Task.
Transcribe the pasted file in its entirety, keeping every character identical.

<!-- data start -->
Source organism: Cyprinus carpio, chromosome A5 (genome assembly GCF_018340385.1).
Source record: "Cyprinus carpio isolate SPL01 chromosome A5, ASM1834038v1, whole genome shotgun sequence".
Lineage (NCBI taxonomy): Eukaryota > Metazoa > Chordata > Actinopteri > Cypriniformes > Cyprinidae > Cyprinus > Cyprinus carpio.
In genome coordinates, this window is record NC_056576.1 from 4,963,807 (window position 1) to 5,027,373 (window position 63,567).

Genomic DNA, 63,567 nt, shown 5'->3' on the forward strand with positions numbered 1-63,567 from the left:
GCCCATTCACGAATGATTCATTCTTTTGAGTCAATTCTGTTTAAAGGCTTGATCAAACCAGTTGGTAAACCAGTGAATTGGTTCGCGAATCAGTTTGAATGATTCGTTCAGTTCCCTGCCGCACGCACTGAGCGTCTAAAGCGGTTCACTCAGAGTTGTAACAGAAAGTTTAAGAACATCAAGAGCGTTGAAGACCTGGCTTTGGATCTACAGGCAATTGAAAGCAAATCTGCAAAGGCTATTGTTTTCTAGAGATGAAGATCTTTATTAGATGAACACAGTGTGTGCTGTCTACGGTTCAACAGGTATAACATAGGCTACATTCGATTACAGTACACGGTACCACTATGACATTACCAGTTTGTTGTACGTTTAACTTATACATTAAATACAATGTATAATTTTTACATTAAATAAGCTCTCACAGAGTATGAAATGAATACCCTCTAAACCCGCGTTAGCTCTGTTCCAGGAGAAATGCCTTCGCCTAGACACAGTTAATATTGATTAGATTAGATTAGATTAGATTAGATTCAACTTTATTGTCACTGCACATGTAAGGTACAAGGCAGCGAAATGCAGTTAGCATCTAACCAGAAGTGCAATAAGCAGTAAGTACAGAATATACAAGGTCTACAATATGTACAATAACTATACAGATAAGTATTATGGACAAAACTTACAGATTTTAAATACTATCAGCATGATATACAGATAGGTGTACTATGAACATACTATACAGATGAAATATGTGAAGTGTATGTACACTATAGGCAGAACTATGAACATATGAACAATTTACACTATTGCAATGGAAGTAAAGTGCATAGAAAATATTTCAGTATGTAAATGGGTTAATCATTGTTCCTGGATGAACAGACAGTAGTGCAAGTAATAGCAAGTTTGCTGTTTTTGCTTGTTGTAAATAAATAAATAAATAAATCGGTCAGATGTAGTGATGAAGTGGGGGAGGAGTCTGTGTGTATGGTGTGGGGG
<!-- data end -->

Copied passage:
Source organism: Cyprinus carpio, chromosome A5 (genome assembly GCF_018340385.1).
Source record: "Cyprinus carpio isolate SPL01 chromosome A5, ASM1834038v1, whole genome shotgun sequence".
Lineage (NCBI taxonomy): Eukaryota > Metazoa > Chordata > Actinopteri > Cypriniformes > Cyprinidae > Cyprinus > Cyprinus carpio.
In genome coordinates, this window is record NC_056576.1 from 4,963,807 (window position 1) to 5,027,373 (window position 63,567).

Genomic DNA, 63,567 nt, shown 5'->3' on the forward strand with positions numbered 1-63,567 from the left:
GCCCATTCACGAATGATTCATTCTTTTGAGTCAATTCTGTTTAAAGGCTTGATCAAACCAGTTGGTAAACCAGTGAATTGGTTCGCGAATCAGTTTGAATGATTCGTTCAGTTCCCTGCCGCACGCACTGAGCGTCTAAAGCGGTTCACTCAGAGTTGTAACAGAAAGTTTAAGAACATCAAGAGCGTTGAAGACCTGGCTTTGGATCTACAGGCAATTGAAAGCAAATCTGCAAAGGCTATTGTTTTCTAGAGATGAAGATCTTTATTAGATGAACACAGTGTGTGCTGTCTACGGTTCAACAGGTATAACATAGGCTACATTCGATTACAGTACACGGTACCACTATGACATTACCAGTTTGTTGTACGTTTAACTTATACATTAAATACAATGTATAATTTTTACATTAAATAAGCTCTCACAGAGTATGAAATGAATACCCTCTAAACCCGCGTTAGCTCTGTTCCAGGAGAAATGCCTTCGCCTAGACACAGTTAATATTGATTAGATTAGATTAGATTAGATTAGATTCAACTTTATTGTCACTGCACATGTAAGGTACAAGGCAGCGAAATGCAGTTAGCATCTAACCAGAAGTGCAATAAGCAGTAAGTACAGAATATACAAGGTCTACAATATGTACAATAACTATACAGATAAGTATTATGGACAAAACTTACAGATTTTAAATACTATCAGCATGATATACAGATAGGTGTACTATGAACATACTATACAGATGAAATATGTGAAGTGTATGTACACTATAGGCAGAACTATGAACATATGAACAATTTACACTATTGCAATGGAAGTAAAGTGCATAGAAAATATTTCAGTATGTAAATGGGTTAATCATTGTTCCTGGATGAACAGACAGTAGTGCAAGTAATAGCAAGTTTGCTGTTTTTGCTTGTTGTAAATAAATAAATAAATAAATCGGTCAGATGTAGTGATGAAGTGGGGGAGGAGTCTGTGTGTATGGTGTGGGGG